Author Archives: Raphael Rubinstein

Matisse Etc. (part 1)

Influence is only interesting when it results in something unexpected, when it jumps languages, generations, mediums, styles, when it is not immediately recognizable as such. I’m thinking about influence because I’m thinking about Matisse, whose influence pervades the last 100 … Continue reading

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Bishop

The painter James Bishop is the unnamed subject of “Interlude III” in my article “Provisional Painting 2: To Rest Lightly on the Earth” (Art in America, February, 2012). At the time I felt there was little chance of his work … Continue reading

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Eustache

  We’re in Paris in the early 1970s, among 20-somethings who, in the long hangover of May ‘68, frequent the cafes and bars of the Left Bank planning films that rarely get made, talking about books that don’t get written. … Continue reading

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Beckmann

      Chamber Music (after Max Beckmann’s The Argonauts)   1. like the Argo   You’ve lived like the Argo, always answering to the same name.   While others fell in love with arson and going back to the … Continue reading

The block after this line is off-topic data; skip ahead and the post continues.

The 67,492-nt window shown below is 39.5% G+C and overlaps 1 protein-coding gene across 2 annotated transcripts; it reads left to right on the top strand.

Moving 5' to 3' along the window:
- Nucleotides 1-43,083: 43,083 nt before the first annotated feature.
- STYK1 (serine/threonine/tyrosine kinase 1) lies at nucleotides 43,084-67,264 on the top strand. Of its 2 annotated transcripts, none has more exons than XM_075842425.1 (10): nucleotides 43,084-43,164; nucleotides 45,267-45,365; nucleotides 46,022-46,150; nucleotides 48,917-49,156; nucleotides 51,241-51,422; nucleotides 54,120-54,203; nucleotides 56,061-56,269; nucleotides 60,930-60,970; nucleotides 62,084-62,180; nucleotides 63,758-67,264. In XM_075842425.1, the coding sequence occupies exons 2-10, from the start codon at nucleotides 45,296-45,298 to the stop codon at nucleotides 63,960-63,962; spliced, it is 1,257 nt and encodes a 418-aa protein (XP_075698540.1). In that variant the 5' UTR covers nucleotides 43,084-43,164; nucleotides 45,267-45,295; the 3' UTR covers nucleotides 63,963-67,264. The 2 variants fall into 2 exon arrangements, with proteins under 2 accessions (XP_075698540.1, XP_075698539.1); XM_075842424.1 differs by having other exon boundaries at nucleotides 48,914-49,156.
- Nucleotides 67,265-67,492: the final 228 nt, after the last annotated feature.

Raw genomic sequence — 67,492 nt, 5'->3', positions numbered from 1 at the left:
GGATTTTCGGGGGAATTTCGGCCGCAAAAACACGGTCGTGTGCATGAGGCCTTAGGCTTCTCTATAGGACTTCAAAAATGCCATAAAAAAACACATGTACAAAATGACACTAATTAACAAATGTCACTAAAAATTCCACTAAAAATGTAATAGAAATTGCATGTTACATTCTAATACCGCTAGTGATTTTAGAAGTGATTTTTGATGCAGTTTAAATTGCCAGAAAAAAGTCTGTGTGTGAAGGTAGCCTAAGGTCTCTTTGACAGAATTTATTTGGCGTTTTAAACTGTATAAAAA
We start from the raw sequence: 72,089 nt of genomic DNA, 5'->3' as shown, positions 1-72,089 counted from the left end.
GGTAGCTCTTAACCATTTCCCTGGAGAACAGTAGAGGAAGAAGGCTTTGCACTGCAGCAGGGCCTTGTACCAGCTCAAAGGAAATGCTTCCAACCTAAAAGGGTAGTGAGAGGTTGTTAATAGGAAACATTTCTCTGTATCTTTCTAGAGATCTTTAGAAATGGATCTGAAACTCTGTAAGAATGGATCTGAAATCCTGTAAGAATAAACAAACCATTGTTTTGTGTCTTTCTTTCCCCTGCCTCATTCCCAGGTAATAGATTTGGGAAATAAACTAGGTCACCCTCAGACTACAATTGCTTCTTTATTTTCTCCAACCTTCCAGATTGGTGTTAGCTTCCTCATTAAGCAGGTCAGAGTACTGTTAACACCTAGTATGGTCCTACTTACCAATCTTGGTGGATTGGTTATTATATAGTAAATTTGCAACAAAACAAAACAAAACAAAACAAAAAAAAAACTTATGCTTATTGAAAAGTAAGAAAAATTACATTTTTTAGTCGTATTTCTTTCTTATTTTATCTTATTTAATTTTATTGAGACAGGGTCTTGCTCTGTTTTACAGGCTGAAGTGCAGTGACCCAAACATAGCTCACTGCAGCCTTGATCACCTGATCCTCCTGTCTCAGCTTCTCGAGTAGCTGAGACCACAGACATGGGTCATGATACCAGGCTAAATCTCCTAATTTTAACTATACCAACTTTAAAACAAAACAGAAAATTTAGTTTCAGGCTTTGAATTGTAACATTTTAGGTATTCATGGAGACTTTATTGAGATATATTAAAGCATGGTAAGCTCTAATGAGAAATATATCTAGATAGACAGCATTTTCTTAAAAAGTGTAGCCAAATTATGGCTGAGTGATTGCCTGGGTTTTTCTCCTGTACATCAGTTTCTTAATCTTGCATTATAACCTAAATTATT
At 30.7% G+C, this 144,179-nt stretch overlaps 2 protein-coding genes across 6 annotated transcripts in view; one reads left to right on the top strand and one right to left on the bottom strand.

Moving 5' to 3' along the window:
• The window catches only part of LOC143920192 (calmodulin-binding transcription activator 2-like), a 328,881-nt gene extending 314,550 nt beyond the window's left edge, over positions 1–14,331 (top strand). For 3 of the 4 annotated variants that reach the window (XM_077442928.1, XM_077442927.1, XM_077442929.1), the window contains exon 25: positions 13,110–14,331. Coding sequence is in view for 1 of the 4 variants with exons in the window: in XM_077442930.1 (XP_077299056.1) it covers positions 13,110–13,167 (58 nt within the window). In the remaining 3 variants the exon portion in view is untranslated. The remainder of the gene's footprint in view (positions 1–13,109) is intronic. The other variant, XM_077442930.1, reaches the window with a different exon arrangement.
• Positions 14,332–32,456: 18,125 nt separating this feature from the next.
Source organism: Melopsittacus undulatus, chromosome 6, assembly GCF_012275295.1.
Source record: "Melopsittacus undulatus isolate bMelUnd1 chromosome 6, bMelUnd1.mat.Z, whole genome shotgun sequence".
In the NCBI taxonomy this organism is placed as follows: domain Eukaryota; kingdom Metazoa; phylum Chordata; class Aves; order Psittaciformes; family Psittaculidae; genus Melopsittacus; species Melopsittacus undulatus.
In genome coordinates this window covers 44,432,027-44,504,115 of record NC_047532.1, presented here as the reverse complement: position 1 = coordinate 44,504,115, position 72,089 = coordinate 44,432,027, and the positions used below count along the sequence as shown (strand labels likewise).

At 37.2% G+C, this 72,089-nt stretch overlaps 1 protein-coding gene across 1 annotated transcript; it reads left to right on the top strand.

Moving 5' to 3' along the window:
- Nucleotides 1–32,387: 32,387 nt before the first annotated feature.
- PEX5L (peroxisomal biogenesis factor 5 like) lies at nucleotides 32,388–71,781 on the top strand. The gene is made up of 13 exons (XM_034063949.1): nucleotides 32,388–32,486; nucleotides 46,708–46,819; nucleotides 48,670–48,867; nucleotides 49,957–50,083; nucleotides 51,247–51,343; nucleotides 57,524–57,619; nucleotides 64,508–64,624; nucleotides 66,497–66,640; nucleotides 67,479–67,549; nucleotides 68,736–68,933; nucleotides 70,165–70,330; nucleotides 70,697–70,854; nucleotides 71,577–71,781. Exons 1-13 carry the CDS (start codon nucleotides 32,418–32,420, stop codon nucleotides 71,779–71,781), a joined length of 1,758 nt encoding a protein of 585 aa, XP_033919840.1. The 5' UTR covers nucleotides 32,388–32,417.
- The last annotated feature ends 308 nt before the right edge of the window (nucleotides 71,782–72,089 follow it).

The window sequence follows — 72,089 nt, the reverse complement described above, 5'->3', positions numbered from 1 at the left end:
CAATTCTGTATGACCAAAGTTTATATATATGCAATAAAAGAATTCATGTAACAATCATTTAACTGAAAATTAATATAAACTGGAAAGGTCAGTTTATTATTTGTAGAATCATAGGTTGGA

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Cavellini

  Outside of Italy, the work of Guglielmo Achille Cavellini (1914-1990) has long been a well-kept secret—it’s missing from major museum surveys of Italian postwar art, never featured in big auctions or flashy collections and rarely if ever referred to … Continue reading

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McEvilley

See The Critics.

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Colescott

  Like many others, I have often repeated the orthodoxy that the early 1980s saw a return to painting, a rediscovery of figuration, an embrace of dramatic content and an explicit engagement with art history. And, like everyone else who … Continue reading

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Bluhm

Artistic development often contains a large degree of unpredictability. While there are some artists who for decades remain entrenched in a single mode (Josef Albers, Giorgio Morandi), many more end up in creative situations that would have been hard or … Continue reading

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Jaffe

Shirley Jaffe emerged from the crucible of gestural abstraction with an approach to painting that has given her maximum formal freedom within fairly constant material conditions.  A smooth-edge (rather than hard-edge) painter, she fills each one of her canvases with … Continue reading

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Davie

See “Karin Davie Press Release, 1999” in the Vitrine section of The Silo.

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